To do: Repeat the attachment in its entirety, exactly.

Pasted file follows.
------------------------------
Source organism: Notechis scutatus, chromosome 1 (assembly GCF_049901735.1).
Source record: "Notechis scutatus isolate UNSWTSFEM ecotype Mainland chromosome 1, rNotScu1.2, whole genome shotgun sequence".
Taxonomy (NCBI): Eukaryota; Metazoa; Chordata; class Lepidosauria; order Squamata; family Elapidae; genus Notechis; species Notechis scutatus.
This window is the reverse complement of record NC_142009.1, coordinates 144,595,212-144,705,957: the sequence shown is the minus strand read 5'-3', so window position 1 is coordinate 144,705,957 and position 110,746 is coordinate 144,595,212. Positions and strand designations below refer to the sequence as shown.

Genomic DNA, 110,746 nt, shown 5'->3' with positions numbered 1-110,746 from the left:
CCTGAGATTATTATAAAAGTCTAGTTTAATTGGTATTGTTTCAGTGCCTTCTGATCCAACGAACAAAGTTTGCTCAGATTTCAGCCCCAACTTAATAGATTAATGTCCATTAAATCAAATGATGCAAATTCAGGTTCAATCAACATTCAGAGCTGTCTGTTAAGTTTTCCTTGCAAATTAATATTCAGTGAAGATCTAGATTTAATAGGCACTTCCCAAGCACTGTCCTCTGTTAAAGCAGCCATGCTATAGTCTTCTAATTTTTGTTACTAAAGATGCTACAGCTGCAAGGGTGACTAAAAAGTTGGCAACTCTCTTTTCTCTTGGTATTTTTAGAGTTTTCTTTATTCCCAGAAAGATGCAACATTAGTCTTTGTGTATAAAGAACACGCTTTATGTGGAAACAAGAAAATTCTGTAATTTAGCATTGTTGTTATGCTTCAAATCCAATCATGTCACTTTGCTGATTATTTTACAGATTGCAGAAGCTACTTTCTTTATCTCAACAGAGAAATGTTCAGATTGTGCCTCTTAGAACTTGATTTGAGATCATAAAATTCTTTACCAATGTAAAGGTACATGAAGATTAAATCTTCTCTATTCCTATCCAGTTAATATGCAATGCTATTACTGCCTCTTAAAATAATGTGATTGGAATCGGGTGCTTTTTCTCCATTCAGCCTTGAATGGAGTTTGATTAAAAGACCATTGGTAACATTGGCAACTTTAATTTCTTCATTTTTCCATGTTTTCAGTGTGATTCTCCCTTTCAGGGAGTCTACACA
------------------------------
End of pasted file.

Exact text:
Source organism: Notechis scutatus, chromosome 1 (assembly GCF_049901735.1).
Source record: "Notechis scutatus isolate UNSWTSFEM ecotype Mainland chromosome 1, rNotScu1.2, whole genome shotgun sequence".
Taxonomy (NCBI): Eukaryota; Metazoa; Chordata; class Lepidosauria; order Squamata; family Elapidae; genus Notechis; species Notechis scutatus.
This window is the reverse complement of record NC_142009.1, coordinates 144,595,212-144,705,957: the sequence shown is the minus strand read 5'-3', so window position 1 is coordinate 144,705,957 and position 110,746 is coordinate 144,595,212. Positions and strand designations below refer to the sequence as shown.

Genomic DNA, 110,746 nt, shown 5'->3' with positions numbered 1-110,746 from the left:
CCTGAGATTATTATAAAAGTCTAGTTTAATTGGTATTGTTTCAGTGCCTTCTGATCCAACGAACAAAGTTTGCTCAGATTTCAGCCCCAACTTAATAGATTAATGTCCATTAAATCAAATGATGCAAATTCAGGTTCAATCAACATTCAGAGCTGTCTGTTAAGTTTTCCTTGCAAATTAATATTCAGTGAAGATCTAGATTTAATAGGCACTTCCCAAGCACTGTCCTCTGTTAAAGCAGCCATGCTATAGTCTTCTAATTTTTGTTACTAAAGATGCTACAGCTGCAAGGGTGACTAAAAAGTTGGCAACTCTCTTTTCTCTTGGTATTTTTAGAGTTTTCTTTATTCCCAGAAAGATGCAACATTAGTCTTTGTGTATAAAGAACACGCTTTATGTGGAAACAAGAAAATTCTGTAATTTAGCATTGTTGTTATGCTTCAAATCCAATCATGTCACTTTGCTGATTATTTTACAGATTGCAGAAGCTACTTTCTTTATCTCAACAGAGAAATGTTCAGATTGTGCCTCTTAGAACTTGATTTGAGATCATAAAATTCTTTACCAATGTAAAGGTACATGAAGATTAAATCTTCTCTATTCCTATCCAGTTAATATGCAATGCTATTACTGCCTCTTAAAATAATGTGATTGGAATCGGGTGCTTTTTCTCCATTCAGCCTTGAATGGAGTTTGATTAAAAGACCATTGGTAACATTGGCAACTTTAATTTCTTCATTTTTCCATGTTTTCAGTGTGATTCTCCCTTTCAGGGAGTCTACACA